Eugene Braunwald, M.D., FAHA
Brigham and Women’s Hospital
Boston, Mass.
Council on Clinical Cardiology

Dr. Braunwald received his medical training at New York University and completed his medical residency at the Johns Hopkins Hospital. He has served as both chief of the cardiology branch and clinical director of the National Heart, Lung, and Blood Institute, and as the founding chairman of the Department of Medicine at the University of California-San Diego. Dr. Braunwald is the only cardiologist who is a member of the National Academy of Sciences. He has served as president of the American Society for Clinical Investigation and the Association of Professors of Medicine. He has received numerous honors and awards including the Research Achievement and Herrick Awards of the American Heart Association, the Distinguished Scientist Award of the American College of Cardiology, the Phillip's Award of the American College of Physicians, the Williams Award of the Association of Professors of Medicine, and the Kober medal of the Association of American Physicians. He is the recipient of eight honorary degrees from distinguished universities throughout the world. In 1996, Harvard University created the Eugene Braunwald Professorship in Medicine as a permanently endowed chair. Dr. Braunwald is the author of more than 1000 publications and an editor of Harrison's Principles of Internal Medicine, (editor-in-chief of the 11th edition and the 15th edition, currently in preparation) and the founding editor/author of heart disease, now in its 5th edition. These two books are the leading texts in internal medicine and cardiology respectively. Dr. Braunwald has been chairman of the TIMI trials since 1984 and he has led the SAVE and CARE trials.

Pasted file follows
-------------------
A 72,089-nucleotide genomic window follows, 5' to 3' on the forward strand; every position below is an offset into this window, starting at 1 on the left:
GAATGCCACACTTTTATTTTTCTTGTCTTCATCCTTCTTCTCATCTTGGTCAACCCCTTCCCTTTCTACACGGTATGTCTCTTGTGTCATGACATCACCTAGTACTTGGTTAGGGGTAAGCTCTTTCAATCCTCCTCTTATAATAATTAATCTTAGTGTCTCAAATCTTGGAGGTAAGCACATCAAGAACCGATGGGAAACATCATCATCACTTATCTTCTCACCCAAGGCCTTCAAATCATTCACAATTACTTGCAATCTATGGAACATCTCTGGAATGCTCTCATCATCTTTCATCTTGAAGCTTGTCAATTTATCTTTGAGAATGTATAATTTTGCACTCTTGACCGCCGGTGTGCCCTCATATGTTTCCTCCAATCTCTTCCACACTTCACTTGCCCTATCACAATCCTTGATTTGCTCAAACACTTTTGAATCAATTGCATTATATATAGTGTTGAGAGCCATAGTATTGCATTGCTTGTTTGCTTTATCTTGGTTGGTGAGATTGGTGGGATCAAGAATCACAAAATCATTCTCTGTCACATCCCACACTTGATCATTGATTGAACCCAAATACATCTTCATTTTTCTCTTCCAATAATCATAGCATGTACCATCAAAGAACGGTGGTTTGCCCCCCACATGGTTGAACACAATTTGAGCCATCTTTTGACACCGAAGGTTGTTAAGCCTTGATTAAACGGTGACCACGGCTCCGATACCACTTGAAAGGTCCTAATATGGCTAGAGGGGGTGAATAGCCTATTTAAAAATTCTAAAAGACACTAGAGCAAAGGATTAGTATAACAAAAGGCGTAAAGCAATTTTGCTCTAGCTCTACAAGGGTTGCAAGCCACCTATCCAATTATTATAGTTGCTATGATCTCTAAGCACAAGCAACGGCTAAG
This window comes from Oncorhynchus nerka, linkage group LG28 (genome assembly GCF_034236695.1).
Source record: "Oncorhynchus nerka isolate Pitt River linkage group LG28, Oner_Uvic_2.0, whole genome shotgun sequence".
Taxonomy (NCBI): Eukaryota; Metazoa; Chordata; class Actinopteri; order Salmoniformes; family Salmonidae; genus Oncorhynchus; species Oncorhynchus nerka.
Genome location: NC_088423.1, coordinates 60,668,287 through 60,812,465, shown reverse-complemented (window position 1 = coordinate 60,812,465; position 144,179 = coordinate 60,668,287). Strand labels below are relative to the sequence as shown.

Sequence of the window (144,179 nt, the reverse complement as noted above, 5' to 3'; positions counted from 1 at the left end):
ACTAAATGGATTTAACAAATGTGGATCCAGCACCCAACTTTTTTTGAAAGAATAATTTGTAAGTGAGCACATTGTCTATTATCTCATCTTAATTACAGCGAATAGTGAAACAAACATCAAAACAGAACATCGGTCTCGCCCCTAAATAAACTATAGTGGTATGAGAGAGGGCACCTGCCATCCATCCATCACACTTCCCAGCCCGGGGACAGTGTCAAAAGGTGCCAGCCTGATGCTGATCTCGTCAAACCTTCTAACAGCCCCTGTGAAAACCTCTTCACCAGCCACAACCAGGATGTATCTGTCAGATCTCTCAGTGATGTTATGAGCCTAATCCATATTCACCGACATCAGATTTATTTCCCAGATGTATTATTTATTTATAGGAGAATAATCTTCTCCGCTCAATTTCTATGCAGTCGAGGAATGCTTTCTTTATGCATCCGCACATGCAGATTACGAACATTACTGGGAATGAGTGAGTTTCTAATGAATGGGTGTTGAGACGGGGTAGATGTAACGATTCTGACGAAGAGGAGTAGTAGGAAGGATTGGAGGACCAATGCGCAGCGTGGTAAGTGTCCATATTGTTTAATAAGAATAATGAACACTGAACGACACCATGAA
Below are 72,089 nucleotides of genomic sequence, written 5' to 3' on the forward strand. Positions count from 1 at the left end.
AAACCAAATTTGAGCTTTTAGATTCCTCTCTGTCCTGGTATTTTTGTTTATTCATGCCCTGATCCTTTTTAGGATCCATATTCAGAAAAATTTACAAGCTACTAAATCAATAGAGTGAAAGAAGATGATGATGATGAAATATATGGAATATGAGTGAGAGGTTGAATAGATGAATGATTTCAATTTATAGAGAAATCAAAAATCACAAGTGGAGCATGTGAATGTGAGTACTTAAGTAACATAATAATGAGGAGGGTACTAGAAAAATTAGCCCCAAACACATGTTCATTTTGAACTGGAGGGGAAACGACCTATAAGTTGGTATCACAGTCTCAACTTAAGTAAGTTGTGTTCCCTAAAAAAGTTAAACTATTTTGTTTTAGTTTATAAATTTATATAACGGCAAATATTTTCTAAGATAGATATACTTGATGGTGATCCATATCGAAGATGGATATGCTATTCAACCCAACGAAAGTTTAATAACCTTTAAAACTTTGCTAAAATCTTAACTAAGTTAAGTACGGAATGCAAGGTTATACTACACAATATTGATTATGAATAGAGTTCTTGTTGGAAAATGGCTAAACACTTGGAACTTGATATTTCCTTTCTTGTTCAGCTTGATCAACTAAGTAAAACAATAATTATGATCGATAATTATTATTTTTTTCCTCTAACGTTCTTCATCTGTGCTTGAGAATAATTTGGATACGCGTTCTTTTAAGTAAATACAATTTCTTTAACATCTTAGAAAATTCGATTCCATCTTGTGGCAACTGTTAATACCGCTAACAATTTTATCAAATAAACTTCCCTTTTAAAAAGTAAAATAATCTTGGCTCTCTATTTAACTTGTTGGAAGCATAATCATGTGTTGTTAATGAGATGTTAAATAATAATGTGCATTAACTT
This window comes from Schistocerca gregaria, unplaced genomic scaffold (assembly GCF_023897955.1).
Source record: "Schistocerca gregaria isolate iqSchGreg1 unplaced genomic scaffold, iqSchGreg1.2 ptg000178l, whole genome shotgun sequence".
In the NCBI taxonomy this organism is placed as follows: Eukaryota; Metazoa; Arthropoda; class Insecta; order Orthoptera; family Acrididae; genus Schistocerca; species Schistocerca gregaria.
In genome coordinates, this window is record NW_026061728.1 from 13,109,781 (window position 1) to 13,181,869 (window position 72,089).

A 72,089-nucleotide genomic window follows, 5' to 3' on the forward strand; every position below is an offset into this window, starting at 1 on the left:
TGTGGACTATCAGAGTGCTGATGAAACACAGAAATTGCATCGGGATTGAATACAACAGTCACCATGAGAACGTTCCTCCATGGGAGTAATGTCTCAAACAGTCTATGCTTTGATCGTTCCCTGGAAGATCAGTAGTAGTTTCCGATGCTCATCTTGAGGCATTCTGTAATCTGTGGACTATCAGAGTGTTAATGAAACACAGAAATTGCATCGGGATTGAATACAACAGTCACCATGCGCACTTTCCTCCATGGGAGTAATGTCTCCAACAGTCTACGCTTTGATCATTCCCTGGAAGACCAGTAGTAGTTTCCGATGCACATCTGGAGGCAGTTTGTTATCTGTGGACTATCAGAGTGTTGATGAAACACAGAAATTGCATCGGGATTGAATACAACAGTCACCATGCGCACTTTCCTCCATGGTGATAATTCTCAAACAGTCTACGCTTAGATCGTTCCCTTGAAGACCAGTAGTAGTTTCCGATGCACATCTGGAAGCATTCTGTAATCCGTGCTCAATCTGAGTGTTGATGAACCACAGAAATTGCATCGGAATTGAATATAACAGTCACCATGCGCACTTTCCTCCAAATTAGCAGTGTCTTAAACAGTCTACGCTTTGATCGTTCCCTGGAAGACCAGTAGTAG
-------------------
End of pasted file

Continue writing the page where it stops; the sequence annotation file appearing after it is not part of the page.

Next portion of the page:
Valentin Fuster, M.D., Ph.D.
Mount Sinai School of Medicine
New York, N.Y.
Council on Clinical Cardiology